Monday, June 8, 2009

Summer TV Grazing...Let's Start with Reality Shows!

I have an ambivalent relationship with reality television. Occasionally it's magnificent, sometimes it's a train wreck and (all too often), it is one of the seven signs of the coming apocalypse. No other network on TV is able to capture all of these cultural red flags better than TLC, once known as The Learning Channel. If you like your education to be more big top circus tent than university classroom, this network is for you. Most recently, TLC has gotten a big infusion of publicity over the off-line escapades of Jon and Kate Plus 8. Once a cute show about an enormous family of twins, sextuplets and their attractive parents, J&K+8 has taken a dark turn recently due to possible parental infidelities. The tabloids are in heaven and the ratings have reached for the sky. Apparently, a new episode has featured the grounded and wonderful celebrity chef, Emeril. I'm hoping he cooked them something tasty with a lot of fat grams. There's nothing like Cajun comfort food to make everyone settle down.

American Chopper is another regular TLC series that happens to be a personal favorite. Not because it's about motorcycles...not because the imposing but unusually cuddly Teutul family snipes at each other I'm fascinated because it mostly takes place in a little rural upstate town in Orange County NY about 20 minutes away from where I grew up. I love seeing the background foliage of my humble rural beginnings, when they zoom by on their $100,000 bikes.

TLC specials are among the most terrifying and mesmerizing you will ever witness. Watch at your peril, I'm not kidding. This is where modern day carnival sideshows still have a place in American society. Step right up ladies and gents....two headed babies, mystery diseases, and all forms of medical maladies are in great abundance. Recently, I got pulled into a special called, "The Half Ton Teen". I wanted...I really truly wanted to turn away. Alas I could not. It turned out to be an amazing Pas De Deux between a teenager and his enabling mother, and the redemptive power of stomach staple surgery. I was quite moved, and not a little bit haunted by their story. It's a cautionary tale too, which might help those who are struggling to shed a few (hundred) pounds.

Miami Ink (tattoo people), Little People, Big World (dwarf family) and the absolutely delicious Cake Boss (don't watch this one after "Half Ton Teen, or you will be terribly conflicted) are some other series worth visiting on TLC. It's not for everybody. But if you like the roar of the grease paint and the smell of the crowd; grab some popcorn and cotton candy...summer viewing is here.


Lisa said...

I'm also hooked on many of these shows -- I seem to run into "Jon and Kate" all the time on the TV at the gym, and I must say it reconfirms my idea that motherhood is overrated! Of course I love every story of ultra-tall children (which was on this weekend), the progeria kids -- I've watched and re-watched those specials -- and every other fascinating variation of human condition. You are so correct when you deem this the modern sideshow -- I only hope, like a good sideshow, that the people profiled are making some money off this. They are being treated with dignity, of course, but they should also get some cash out of this to help with their medical expenses. Nothing, but nothing, has changed with humanity's desire to view exceptional members of the species, whether exceptionally beautiful or saddled with something that puts them well outside the norm.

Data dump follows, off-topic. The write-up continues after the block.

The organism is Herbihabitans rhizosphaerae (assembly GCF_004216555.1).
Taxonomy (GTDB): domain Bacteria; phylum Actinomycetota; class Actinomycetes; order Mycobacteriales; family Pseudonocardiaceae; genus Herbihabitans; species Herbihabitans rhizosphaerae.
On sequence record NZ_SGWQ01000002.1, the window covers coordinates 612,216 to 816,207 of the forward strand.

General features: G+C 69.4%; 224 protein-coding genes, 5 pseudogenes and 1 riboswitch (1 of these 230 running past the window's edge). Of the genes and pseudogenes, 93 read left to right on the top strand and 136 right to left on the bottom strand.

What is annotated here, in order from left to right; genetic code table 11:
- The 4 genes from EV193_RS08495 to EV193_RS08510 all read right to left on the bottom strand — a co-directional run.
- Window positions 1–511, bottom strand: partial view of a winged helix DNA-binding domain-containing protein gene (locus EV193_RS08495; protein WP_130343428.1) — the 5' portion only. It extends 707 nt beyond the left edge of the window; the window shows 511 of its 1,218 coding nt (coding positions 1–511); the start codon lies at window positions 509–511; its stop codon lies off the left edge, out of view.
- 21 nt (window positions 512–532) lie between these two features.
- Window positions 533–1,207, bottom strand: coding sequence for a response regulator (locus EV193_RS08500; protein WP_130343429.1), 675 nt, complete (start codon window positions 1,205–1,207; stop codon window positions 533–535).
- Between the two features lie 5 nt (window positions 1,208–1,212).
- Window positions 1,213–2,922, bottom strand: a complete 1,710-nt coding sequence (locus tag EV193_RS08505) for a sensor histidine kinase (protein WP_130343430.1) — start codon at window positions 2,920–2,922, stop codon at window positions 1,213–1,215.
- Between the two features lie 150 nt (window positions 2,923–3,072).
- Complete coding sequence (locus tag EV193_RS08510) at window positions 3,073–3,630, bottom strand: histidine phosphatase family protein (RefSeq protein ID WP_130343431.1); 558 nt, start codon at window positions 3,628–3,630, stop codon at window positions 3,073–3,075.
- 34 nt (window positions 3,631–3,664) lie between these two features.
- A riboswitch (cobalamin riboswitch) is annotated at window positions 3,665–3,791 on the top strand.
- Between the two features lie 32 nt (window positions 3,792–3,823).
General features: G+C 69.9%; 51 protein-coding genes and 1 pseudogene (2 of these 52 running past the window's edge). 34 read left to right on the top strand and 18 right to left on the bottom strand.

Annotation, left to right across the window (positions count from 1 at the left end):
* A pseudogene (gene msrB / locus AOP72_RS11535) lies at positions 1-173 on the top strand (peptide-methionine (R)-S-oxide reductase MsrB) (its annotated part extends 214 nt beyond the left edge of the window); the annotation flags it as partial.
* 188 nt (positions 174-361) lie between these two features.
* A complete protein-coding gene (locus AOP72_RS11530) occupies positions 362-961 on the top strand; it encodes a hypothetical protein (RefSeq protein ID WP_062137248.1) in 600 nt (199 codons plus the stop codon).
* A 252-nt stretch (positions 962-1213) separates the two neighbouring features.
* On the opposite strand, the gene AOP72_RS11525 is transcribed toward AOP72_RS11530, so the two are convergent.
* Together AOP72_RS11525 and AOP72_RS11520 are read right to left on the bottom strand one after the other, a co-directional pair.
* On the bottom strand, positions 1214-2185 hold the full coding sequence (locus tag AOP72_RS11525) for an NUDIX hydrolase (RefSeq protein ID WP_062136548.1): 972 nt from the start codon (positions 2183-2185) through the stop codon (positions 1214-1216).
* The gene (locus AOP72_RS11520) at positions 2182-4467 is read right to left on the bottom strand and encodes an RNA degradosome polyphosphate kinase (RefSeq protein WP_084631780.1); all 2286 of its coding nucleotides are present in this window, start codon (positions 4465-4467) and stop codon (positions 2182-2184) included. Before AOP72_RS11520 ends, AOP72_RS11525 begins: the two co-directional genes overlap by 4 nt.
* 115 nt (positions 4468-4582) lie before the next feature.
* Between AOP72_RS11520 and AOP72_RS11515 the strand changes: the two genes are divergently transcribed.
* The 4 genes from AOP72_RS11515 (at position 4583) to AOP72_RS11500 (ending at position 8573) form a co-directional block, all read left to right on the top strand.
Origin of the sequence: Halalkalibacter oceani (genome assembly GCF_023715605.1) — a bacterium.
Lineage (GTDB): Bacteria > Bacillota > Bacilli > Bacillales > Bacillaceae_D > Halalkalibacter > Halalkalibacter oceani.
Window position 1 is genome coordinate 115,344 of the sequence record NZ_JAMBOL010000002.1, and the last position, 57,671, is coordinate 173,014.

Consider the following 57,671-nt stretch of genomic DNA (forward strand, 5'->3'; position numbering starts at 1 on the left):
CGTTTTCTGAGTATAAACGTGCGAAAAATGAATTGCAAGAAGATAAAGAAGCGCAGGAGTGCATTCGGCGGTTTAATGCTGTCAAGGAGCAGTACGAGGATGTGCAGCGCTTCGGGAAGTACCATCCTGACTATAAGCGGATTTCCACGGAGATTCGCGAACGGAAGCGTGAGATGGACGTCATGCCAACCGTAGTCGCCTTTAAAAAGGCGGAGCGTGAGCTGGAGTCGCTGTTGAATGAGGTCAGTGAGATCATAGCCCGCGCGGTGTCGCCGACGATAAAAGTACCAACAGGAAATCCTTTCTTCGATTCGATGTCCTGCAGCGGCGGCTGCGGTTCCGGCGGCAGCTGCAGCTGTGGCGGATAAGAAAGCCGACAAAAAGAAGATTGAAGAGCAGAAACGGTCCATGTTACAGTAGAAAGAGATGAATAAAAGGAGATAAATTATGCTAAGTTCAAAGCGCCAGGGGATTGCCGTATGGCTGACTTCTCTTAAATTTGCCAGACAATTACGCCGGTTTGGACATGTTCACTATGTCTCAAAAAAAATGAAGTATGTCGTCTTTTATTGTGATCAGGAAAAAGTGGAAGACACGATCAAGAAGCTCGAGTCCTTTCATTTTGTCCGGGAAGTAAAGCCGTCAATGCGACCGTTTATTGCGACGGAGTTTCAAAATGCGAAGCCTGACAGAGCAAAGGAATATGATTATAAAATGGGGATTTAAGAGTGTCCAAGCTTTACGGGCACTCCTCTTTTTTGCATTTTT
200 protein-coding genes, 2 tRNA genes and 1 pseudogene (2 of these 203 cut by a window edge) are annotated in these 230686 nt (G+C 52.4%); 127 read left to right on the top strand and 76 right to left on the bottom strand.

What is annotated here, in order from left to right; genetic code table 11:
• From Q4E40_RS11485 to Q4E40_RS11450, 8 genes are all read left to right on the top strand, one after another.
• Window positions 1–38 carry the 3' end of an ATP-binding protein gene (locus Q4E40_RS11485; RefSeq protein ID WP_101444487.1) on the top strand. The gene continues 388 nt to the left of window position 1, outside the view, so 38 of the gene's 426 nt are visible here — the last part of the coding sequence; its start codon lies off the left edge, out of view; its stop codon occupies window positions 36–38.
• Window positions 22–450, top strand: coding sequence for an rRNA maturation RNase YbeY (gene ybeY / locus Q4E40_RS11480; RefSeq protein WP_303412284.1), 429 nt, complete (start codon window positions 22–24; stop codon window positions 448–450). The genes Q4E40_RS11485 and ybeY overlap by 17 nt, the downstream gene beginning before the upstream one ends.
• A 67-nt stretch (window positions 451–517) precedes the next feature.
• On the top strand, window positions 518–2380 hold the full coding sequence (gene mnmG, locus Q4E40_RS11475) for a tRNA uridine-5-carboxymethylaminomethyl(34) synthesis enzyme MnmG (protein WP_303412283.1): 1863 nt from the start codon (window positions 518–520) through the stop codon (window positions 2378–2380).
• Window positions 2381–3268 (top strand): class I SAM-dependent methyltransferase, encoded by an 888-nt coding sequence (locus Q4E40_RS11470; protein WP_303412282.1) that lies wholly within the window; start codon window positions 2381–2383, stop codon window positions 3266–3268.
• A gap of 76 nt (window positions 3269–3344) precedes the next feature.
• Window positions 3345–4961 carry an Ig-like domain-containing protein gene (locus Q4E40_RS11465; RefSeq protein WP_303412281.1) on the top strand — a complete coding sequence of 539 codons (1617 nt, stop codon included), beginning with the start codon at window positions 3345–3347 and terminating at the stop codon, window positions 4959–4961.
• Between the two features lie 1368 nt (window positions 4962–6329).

I hope it's teaching the audience empathy and a "there but for the grace of whomever go I" philosophy, for no one asks to be created so differently.

Jane said...

For one of the most unusual, and absolutely tragic examples of this form of programming, look for "The Chinese Elephant Man" on Nat Geo this week. It is utterly heartbreaking. Why on earth is this disease so impossible to cure? I once saw someone with Neurofibromatosis at a little carnival in Torrance. He had a giant arm. Just when you think modern medicine can cure everything but apparently can't.

Lisa said...

I missed that on Sunday but spent a lot of time on Nat Geo's website for the show. I will catch up with it. It's so unfortunate in these situations where the lack of medical care in villages condems these folks to live hidden away.

There is just no cure for that condition -- everything keeps growing. Quite baffling, and of course the original Elephant Man didn't even really have neurofibromatosis, but I believe Proteus Syndrome. It's hard to believe that well over a hundred years later there is still nothing close to a cure for either malady. Have you seen the special about the woman in England with one huge leg? She is a marvelous gal with a lovely attitude and spunk, really liked her a lot. You know that this subject has been one of my hobbies for a long time -- I have many, many, many books on the subject -- and the current crop of TV is amazing to me. I know WHY they're doing it, but it's still incredible that so many of these shows are being made.

Jane said...

Honestly, I am so fascinated by this topic it's a wonder I didn't become a geneticist instead of going into television. I used to be transfixed by one of my Dad's college textbooks which included tons of pictures on genetic anomalies. I was particularly intruiged by Acromegaly and Piebald syndromes. Actually, media is such a crappy place to work these days...I wish to God I HAD gone into the sciences.